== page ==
For full slideshow, see "Electric Daisy Carnival feat. Deadmau5, A-Trak and more."
8. Pot shops. Ah, marijuana. You were all up in this town in 2010. After the L.A. County Board of Stupid-visers put a ban on medicinal weed dispensaries across Los Angeles and the L.A. City Council did the same to all but 180 shops, the
stoners patients in pain of California could barely keep track of when and where they were allowed to buy/smoke you. Especially after the Governator admitted on late-night TV that he wouldn't really care, as long as it was only a couple joints or whatever. Since then, Prop. 19 failed, a superior-court judge told the city not to punish recently opened shops and the city said "Don't think that means you can open a new one!"
If you're still confused, we recommend taking another affordable-ass toke and forgetting about it.
7. Plastic bags in L.A. County. It's an inevitable step in the green revolution -- one that will no doubt soon be passed in L.A. proper as well. But it was still a shock to see the pooper scoopers of our unincorporated parts banished forevermore. We still haven't really figured out a good way to gather dog crap. Hopefully Obama's vested enough to step in on this one.
6. Renegade RVs in Venice. Being poor and/or homeless in Los Angeles has never been very popular with city officials. Hence the fast-food ban, the plastic-bag ban and Venice's own special crackdown on RVs parked on city streets. Earlier this year, City Councilman Bill Rosendahl proclaimed that all mobile homes along Third Street, notorious for dumping shit (yes, shit) on the sidewalk, would be moved to a parking lot. That didn't jive well with the dread-heads. "Tell them residents, this is a beach," one told the Weekly. "Fuck that shit. We don't give a fuck what people up in them hills think about us." Since then, it's been a lively game of tug-o-war. Banned? Yes. Enforced? Kinda sorta.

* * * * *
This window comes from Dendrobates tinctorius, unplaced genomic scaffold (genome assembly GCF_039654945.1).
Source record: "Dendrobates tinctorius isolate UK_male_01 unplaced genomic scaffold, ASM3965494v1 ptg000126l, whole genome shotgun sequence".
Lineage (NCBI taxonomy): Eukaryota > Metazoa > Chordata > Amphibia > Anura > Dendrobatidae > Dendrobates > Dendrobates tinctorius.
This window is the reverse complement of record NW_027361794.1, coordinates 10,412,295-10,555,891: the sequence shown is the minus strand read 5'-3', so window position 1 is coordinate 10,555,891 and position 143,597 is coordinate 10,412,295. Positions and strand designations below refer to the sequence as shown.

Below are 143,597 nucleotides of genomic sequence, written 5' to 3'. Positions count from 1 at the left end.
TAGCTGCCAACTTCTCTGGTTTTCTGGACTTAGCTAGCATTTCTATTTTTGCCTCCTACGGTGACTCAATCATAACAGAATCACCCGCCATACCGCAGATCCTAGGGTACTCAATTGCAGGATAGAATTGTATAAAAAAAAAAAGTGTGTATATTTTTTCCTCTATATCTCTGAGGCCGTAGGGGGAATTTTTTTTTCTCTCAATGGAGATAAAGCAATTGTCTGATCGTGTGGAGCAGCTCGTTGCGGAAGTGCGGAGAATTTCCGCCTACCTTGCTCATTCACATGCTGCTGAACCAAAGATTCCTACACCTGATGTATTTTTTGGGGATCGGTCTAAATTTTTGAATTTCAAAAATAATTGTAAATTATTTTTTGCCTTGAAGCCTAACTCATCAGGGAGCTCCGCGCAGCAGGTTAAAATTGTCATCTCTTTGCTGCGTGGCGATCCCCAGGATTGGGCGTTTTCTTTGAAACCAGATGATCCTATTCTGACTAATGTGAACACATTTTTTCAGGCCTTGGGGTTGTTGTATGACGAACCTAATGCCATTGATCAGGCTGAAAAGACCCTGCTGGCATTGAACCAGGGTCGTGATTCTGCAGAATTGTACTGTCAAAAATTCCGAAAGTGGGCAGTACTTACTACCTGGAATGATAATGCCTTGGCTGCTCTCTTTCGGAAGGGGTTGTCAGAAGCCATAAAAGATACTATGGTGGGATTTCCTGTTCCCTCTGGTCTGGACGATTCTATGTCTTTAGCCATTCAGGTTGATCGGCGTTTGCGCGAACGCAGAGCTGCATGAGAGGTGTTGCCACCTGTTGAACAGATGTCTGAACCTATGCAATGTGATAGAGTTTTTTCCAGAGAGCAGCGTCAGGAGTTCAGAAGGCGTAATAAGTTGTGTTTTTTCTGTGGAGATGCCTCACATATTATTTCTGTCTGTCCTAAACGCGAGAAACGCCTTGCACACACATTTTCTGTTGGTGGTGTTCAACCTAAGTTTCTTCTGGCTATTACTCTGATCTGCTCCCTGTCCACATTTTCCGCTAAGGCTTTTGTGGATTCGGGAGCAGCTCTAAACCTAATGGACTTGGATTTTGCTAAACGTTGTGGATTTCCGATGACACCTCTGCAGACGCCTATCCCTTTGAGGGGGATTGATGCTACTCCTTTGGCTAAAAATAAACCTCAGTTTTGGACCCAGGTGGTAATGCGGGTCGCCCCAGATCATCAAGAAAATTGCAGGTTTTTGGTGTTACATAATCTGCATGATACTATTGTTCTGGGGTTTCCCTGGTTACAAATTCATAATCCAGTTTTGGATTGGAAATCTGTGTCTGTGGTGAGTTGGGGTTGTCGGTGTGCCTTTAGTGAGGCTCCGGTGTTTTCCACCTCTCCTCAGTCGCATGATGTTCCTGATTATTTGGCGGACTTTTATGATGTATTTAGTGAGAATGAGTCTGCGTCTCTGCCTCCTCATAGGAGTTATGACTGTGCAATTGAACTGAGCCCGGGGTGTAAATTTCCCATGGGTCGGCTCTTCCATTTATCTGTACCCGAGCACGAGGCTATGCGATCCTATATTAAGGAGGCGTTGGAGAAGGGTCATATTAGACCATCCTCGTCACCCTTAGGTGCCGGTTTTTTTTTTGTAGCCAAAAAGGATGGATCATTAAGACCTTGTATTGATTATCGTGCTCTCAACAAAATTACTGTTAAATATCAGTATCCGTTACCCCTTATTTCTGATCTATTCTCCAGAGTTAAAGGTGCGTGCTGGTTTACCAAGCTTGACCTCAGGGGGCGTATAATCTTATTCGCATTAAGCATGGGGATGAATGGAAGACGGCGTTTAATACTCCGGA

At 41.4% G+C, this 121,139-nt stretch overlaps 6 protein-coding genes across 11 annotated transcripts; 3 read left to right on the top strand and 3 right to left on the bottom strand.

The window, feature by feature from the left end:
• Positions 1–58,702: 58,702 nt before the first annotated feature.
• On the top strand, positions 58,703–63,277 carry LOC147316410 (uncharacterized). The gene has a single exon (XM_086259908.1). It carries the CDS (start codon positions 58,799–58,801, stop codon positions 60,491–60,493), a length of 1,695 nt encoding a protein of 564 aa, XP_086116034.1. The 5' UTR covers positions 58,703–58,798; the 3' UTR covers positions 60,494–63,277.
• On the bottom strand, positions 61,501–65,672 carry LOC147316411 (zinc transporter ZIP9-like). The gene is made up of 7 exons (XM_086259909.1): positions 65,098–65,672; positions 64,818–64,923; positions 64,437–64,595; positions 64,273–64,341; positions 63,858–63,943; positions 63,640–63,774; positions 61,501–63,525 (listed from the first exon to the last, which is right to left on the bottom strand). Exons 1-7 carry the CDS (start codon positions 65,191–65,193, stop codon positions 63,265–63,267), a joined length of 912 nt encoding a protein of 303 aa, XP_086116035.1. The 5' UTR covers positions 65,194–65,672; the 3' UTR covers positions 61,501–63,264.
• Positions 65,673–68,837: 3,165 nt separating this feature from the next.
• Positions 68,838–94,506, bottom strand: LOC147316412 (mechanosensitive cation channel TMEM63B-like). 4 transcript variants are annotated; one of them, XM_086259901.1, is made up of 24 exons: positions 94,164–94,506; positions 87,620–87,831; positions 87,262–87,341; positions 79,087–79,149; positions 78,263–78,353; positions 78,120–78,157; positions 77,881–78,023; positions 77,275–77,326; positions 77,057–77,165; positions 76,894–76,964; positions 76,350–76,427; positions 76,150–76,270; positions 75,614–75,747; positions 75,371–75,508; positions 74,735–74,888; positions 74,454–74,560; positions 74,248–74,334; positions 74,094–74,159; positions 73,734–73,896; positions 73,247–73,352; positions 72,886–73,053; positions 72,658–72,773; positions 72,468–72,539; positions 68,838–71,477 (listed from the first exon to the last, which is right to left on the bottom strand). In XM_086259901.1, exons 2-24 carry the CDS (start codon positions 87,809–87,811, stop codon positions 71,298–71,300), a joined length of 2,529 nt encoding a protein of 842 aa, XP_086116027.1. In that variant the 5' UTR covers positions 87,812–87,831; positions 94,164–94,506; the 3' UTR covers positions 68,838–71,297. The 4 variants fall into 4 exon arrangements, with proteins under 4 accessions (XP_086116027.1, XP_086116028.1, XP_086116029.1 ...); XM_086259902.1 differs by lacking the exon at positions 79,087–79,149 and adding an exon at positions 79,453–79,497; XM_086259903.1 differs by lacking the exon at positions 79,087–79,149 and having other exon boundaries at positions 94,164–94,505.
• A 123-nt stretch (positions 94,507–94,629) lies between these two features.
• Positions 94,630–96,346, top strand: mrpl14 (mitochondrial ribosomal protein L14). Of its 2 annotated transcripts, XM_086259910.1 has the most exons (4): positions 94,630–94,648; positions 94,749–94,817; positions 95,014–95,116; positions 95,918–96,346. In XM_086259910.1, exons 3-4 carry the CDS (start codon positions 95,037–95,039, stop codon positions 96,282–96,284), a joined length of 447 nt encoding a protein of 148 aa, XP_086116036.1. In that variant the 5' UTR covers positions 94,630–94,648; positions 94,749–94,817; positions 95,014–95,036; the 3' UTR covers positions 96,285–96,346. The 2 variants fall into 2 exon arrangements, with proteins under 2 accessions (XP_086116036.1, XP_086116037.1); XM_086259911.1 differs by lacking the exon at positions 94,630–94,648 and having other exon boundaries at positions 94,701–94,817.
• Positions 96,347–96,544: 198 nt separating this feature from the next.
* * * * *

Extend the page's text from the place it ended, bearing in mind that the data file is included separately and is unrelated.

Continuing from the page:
For the full print story, see "Gentry Against Funky in Venice."
5. Four Loko and its many imitators. This one is especially close to our collective heart; it may not be L.A. specific, but the ban on Four Loko's original recipe more than affects the myriad party people of this Angelic crazytown. Here at the Weekly, we tracked the last seven days of legality for alcoholic energy drinks, from some overflow stock dropped off on Skid Row to surging black-market prices and an official holiday gift guide for your entire Loko family. R.I.P.